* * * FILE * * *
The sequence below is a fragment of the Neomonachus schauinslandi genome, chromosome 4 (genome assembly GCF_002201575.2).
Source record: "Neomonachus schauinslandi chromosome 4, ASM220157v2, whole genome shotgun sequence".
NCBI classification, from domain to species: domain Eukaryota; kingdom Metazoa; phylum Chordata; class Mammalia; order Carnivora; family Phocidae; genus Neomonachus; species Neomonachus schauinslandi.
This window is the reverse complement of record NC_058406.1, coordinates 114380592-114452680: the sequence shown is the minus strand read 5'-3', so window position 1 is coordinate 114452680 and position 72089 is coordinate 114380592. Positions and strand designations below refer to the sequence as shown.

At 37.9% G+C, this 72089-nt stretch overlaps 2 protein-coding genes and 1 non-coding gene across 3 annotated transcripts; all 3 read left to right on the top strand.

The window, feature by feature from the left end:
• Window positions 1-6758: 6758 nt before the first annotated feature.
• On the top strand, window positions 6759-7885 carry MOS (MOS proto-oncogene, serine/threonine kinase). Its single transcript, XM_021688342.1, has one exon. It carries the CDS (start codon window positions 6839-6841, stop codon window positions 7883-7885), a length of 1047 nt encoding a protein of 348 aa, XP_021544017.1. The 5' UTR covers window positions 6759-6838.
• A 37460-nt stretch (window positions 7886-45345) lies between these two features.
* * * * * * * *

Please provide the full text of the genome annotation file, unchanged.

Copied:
The sequence below is a fragment of the Neomonachus schauinslandi genome, chromosome 4 (genome assembly GCF_002201575.2).
Source record: "Neomonachus schauinslandi chromosome 4, ASM220157v2, whole genome shotgun sequence".
NCBI classification, from domain to species: domain Eukaryota; kingdom Metazoa; phylum Chordata; class Mammalia; order Carnivora; family Phocidae; genus Neomonachus; species Neomonachus schauinslandi.
This window is the reverse complement of record NC_058406.1, coordinates 114380592-114452680: the sequence shown is the minus strand read 5'-3', so window position 1 is coordinate 114452680 and position 72089 is coordinate 114380592. Positions and strand designations below refer to the sequence as shown.

At 37.9% G+C, this 72089-nt stretch overlaps 2 protein-coding genes and 1 non-coding gene across 3 annotated transcripts; all 3 read left to right on the top strand.

The window, feature by feature from the left end:
• Window positions 1-6758: 6758 nt before the first annotated feature.
• On the top strand, window positions 6759-7885 carry MOS (MOS proto-oncogene, serine/threonine kinase). Its single transcript, XM_021688342.1, has one exon. It carries the CDS (start codon window positions 6839-6841, stop codon window positions 7883-7885), a length of 1047 nt encoding a protein of 348 aa, XP_021544017.1. The 5' UTR covers window positions 6759-6838.
• A 37460-nt stretch (window positions 7886-45345) lies between these two features.